Metal Mike Chlasciak is the guitarist who helped Judas Priest frontman Rob Halford reclaim his status as the true Metal God. With over one million units sold, Mike appears on all now-classic Halford albums, videosand DVDs. Mike has also spend time playing guitar with Bay Area Thrash masters Testament, his own band PainmuseuM and Sebastian Bach – the voice of multi-platinum Skid Row. Mike has toured the world several times over sharing arena tours with Ozzy Osbourne, Iron Maiden and Guns N’ Roses. He has appeared on records with Bruce Dickinson (Iron Maiden) and Axl Rose (Guns N’ Roses).
Mike has released five solo based records and has written two guitar instructional books Ridiculous Riffs For The Terrifying Guitarist and Monster Coordination – Guitar Boot Camp. Mike writes his own “Metal For Life” guitar column for Guitar World Magazine.
Metal Mike is preparing a new album release entitled The Metalworker featuring Daath’s Kevin Talley and vocal phenomenon Carlos Zema.
Why did you change out your stock pickups?
You know, the guitars that I play which are USA Jackson Randy Rhoads models already come armed with the pickup choice I prefer. They come with Duncans already out of the shop and whatever tone testing and matching you guys and Jackson have done works really well for me. I am a meat and potatoes metal player–I play flying V’s through Marshall stacks–so give me something that sounds great, clear, and gives me tools to inspire me one way or the other, and I’m in. I know immediately if I like something or not. I stay with the same gear for a very long time.
Which pickups do you use and for which guitars?
The only guitar that I play is a Jackson RR1 USA Model. It is the Randy Rhoads model. And, the bridge pick-up is the JB model, SH4. For the neck, I go with the SH-1 ’59. That is it. We’re done as far as what I need.
How would you describe the sound of those pickups?
They are a very important link between my hands and the sound that comes out of the cabinets. They help instead of take away from what I am going for. The Duncans sound clear, not harsh, have a really nice internal supportive tone to them without distorting or coloring the sound that a player might have in his or her hands. That is the key.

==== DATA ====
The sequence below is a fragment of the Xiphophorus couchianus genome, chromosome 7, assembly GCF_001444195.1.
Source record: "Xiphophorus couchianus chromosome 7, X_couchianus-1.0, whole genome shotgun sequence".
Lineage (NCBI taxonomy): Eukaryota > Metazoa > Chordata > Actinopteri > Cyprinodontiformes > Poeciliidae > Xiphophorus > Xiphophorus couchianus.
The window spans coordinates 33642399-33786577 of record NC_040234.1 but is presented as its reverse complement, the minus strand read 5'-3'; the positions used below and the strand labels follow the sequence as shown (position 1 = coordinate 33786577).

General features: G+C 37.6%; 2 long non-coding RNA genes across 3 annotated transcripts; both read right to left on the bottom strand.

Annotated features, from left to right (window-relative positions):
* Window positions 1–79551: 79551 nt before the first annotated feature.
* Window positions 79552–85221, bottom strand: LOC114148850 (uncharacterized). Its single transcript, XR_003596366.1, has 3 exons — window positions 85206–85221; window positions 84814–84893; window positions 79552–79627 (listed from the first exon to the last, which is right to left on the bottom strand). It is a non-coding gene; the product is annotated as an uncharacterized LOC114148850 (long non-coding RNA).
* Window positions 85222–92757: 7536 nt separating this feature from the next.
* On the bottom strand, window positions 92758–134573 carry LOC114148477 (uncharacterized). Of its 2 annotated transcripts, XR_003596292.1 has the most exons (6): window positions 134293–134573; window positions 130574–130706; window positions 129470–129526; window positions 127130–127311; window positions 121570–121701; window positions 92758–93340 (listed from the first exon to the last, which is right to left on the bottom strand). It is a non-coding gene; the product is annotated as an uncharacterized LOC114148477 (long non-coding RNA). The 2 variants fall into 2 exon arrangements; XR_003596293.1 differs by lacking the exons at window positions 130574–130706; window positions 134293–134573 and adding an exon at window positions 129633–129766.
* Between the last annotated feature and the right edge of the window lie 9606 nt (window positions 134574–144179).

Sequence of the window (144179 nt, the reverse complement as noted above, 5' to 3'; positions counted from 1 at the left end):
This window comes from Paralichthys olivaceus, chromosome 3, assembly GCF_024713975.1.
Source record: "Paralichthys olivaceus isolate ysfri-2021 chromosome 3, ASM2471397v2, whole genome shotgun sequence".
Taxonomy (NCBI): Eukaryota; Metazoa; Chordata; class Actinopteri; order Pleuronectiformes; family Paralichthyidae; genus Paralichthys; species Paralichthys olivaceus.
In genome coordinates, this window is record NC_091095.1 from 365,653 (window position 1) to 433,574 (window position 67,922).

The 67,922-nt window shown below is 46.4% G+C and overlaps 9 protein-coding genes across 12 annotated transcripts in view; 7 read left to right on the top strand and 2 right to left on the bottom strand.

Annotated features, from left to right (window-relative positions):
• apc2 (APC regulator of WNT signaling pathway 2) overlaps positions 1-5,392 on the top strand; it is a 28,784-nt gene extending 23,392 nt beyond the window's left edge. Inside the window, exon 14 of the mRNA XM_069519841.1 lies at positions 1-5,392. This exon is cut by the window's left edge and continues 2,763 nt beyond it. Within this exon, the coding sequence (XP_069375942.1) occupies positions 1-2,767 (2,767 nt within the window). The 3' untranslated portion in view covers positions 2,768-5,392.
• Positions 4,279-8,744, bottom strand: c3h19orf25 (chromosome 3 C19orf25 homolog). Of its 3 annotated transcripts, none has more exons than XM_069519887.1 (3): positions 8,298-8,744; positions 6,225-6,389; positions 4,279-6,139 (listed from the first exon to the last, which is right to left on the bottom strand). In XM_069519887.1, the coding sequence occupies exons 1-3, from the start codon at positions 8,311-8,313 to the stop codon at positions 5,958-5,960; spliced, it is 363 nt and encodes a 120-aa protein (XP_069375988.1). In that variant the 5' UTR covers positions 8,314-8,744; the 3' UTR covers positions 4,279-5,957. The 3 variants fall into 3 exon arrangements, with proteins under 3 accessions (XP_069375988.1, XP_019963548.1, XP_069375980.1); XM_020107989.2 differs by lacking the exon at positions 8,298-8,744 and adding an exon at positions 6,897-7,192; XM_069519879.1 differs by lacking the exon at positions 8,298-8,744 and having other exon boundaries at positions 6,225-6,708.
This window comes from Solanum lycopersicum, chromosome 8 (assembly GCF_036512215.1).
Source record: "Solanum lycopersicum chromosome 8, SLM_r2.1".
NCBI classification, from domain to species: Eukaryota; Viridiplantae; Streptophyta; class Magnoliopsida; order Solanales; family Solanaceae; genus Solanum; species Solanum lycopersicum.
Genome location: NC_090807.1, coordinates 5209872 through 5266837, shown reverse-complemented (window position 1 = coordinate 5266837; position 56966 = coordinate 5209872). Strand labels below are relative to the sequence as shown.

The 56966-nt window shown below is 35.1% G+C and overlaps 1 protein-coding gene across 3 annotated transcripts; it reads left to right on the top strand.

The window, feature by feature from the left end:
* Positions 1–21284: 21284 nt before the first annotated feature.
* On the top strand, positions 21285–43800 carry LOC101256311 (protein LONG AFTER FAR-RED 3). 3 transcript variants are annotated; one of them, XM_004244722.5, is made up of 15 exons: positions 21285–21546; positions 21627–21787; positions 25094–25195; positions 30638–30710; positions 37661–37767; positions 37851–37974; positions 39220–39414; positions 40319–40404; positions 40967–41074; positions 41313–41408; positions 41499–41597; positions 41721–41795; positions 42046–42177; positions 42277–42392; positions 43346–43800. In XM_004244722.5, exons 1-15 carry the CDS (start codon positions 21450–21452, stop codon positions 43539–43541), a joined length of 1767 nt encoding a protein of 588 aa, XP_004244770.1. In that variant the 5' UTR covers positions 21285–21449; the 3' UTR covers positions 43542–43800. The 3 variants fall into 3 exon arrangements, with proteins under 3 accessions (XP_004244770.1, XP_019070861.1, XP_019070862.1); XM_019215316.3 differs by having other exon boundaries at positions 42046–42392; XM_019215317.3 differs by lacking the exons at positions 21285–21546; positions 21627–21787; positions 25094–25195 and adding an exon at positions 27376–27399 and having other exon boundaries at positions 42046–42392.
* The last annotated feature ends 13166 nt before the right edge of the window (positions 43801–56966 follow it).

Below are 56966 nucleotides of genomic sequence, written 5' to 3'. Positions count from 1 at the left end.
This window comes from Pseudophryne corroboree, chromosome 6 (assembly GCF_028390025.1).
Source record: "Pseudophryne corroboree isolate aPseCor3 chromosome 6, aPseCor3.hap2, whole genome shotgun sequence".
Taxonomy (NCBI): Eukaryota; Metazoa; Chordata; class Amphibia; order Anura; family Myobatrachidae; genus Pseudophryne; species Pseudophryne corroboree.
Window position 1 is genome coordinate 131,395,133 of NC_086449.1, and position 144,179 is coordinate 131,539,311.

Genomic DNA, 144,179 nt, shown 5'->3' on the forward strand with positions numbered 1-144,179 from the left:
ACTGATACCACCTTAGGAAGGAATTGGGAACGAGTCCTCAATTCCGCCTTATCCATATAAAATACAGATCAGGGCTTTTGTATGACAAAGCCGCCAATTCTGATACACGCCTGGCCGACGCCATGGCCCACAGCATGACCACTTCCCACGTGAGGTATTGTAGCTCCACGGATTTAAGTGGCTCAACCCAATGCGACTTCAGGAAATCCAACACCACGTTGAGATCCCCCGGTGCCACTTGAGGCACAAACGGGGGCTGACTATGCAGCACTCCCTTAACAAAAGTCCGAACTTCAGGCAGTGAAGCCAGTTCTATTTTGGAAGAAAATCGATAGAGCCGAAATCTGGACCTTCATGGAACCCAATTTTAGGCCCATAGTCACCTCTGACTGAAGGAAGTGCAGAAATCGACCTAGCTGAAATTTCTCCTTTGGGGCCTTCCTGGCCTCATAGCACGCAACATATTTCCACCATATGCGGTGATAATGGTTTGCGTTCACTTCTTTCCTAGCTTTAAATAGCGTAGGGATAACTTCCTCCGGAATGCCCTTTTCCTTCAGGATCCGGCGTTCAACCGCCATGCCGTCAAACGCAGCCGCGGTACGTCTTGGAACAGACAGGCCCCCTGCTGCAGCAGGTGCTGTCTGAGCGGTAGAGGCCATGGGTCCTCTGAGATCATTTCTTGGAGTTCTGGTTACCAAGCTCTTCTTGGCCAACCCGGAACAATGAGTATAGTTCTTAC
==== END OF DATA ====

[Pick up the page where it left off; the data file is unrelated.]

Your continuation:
I do not want my pickup to be a distortion box. I need a pickup that can put out a sound similar to a dozen rottweilers barking at you, but at the same time have the ability to sound very sweet and innocent. I play through two stacks. I also need the pickup to project the pick attack through those stacks to the audience. This is for both rhythm and lead playing. The pick attack is very important to the sound.
My Seymour Duncans provide me with the subtle things that I am looking for. I guess, in the end, they are pieces of gear that enhance what it is that I am trying to do. They give me a pure, crystal clear in your face heavy metal tone.
When you know the gear is there for you it comes down to your ability in the end, doesn’t it? I know that if I am not sounding good, 90% of the time it is me and not the gear. I mean Seymour Duncans are made solid as hell. I sweated and spilled water, beer on them and they are still going every night.
So, the short story is – the Duncans provide all those qualities for me.
How would you describe your playing?
Well, obviously I am a metal player. But, I believe that when you listen to it you will find shades and depth beyond the standard metal repertoire. You will also see me paying attention to tone, vibrato and things like that. I like when I am in control of my own recording process. In my playing I want to provide excitement and a sense to the listener that they will never know where I am going to go next, and what I will play next. I find beauty in notes that many would not choose. But, with that said, I am also a meat and potatoes metal player. I want to create excitement to the listener and a sense of joy. Believe it or not, I still work on things that make me sound like me and I got a few of them down pretty close.
How would you describe your music?
My guitar playing and style of music that I write and play goes hand in hand–meaning they both mirror each other and are closely related. I’m a heavy metal guitar player. Always have been and this has been a constant point of concentration for me, but within that world, I like to create a variety. I like intensity. I like the ability to take a listener on a journey with a constant element of surprise. I like to play music that moves from point A to point B. I like music that I feel has a purpose to it even if it just makes you bang your head. That is perfectly fine with me. I like to make a statement with a song, a solo or an album and get out. I’m not a fan of plotty bands. I believe metal is a working man’s music and I stay true to that because it makes sense to me. I strive to create things that are new and hopefully uncharted.
To succeed – knowing what you desire and your persistence to get it are the most important things. It is more important than talent, more important than luck and hell lot more important than any trend.